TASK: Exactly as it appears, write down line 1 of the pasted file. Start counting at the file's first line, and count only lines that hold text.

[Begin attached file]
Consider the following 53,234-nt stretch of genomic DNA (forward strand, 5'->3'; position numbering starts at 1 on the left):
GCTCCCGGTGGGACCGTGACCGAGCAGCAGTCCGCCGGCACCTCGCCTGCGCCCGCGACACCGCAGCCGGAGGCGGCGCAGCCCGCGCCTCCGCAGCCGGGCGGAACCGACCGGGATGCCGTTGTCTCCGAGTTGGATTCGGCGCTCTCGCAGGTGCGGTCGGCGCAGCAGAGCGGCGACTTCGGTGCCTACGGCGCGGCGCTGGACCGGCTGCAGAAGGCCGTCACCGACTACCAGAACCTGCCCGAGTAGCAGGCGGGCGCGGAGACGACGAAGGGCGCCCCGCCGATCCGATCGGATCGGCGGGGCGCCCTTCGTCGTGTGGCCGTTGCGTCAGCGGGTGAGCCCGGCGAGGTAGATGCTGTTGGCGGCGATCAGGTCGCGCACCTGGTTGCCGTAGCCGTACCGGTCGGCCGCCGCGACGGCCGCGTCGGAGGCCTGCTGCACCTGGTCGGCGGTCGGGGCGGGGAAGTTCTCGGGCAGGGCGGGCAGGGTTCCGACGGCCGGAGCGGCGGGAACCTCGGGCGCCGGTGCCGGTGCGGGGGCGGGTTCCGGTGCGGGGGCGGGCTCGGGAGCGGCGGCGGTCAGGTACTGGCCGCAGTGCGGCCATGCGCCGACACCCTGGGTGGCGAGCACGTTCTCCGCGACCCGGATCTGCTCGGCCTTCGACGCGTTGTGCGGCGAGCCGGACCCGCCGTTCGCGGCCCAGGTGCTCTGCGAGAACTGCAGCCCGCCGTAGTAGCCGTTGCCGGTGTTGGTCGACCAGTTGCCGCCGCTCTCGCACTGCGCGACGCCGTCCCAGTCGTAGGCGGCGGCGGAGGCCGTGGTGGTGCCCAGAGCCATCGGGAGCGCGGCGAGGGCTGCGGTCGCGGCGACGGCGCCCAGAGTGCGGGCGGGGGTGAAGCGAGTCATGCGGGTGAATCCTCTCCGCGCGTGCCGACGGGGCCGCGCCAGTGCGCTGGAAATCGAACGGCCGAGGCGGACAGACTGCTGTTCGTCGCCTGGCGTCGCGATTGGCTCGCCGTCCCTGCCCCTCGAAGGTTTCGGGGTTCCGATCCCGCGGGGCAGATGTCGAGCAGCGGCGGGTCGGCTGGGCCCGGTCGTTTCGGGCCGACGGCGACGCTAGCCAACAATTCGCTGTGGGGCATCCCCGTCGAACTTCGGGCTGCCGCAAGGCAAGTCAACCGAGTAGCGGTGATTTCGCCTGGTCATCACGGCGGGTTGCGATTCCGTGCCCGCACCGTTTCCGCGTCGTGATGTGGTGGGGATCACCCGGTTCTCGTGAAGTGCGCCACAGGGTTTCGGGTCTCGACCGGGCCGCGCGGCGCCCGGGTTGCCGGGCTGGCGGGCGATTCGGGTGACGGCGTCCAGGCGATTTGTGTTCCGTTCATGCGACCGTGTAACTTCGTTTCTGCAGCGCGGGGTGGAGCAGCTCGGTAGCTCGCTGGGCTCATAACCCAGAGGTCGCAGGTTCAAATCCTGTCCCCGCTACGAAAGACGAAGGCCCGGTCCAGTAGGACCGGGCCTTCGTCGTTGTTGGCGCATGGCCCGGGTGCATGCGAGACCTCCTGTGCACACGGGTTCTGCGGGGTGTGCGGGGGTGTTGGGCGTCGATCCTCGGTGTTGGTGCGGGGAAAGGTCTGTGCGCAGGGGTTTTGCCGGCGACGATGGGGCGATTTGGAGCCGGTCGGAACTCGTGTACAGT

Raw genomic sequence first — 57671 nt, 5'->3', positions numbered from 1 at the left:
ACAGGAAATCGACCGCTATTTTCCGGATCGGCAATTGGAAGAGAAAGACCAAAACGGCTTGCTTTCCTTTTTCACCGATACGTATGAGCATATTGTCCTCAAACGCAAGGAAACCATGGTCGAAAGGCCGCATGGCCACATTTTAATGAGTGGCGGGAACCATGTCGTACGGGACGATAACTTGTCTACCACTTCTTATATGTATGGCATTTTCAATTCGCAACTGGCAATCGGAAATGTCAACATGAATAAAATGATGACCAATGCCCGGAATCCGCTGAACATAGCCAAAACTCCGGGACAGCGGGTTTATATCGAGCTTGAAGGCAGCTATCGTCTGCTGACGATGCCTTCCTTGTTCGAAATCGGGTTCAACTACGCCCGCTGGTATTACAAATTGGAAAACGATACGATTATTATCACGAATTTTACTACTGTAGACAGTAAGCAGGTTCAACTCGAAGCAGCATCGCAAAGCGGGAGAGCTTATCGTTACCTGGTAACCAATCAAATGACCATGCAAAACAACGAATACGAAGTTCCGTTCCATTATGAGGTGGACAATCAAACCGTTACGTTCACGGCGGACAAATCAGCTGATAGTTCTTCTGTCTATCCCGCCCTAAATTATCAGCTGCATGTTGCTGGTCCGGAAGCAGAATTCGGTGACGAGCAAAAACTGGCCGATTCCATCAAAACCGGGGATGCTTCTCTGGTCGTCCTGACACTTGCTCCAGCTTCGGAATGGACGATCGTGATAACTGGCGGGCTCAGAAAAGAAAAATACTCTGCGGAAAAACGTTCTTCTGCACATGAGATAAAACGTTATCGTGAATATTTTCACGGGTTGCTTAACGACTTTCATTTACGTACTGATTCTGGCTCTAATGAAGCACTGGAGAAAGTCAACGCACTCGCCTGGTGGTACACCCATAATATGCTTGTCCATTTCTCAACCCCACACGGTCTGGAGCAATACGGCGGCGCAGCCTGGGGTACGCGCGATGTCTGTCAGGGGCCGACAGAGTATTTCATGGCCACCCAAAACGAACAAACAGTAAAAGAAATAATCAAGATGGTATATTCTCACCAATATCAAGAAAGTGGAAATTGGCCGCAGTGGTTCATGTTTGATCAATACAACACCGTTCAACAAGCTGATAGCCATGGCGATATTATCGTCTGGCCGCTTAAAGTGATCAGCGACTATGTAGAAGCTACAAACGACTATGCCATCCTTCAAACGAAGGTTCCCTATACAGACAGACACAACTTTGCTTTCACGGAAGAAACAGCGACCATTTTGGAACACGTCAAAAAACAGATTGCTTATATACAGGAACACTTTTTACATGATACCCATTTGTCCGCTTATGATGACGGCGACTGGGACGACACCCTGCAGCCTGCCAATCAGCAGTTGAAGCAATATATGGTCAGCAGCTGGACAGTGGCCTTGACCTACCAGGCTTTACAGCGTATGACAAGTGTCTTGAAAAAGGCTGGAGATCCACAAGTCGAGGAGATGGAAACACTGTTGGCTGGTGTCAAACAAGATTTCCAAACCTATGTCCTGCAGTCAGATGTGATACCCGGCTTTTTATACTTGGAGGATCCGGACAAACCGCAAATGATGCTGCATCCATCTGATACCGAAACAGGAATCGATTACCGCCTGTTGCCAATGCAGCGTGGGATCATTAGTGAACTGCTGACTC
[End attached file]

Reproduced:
Consider the following 53,234-nt stretch of genomic DNA (forward strand, 5'->3'; position numbering starts at 1 on the left):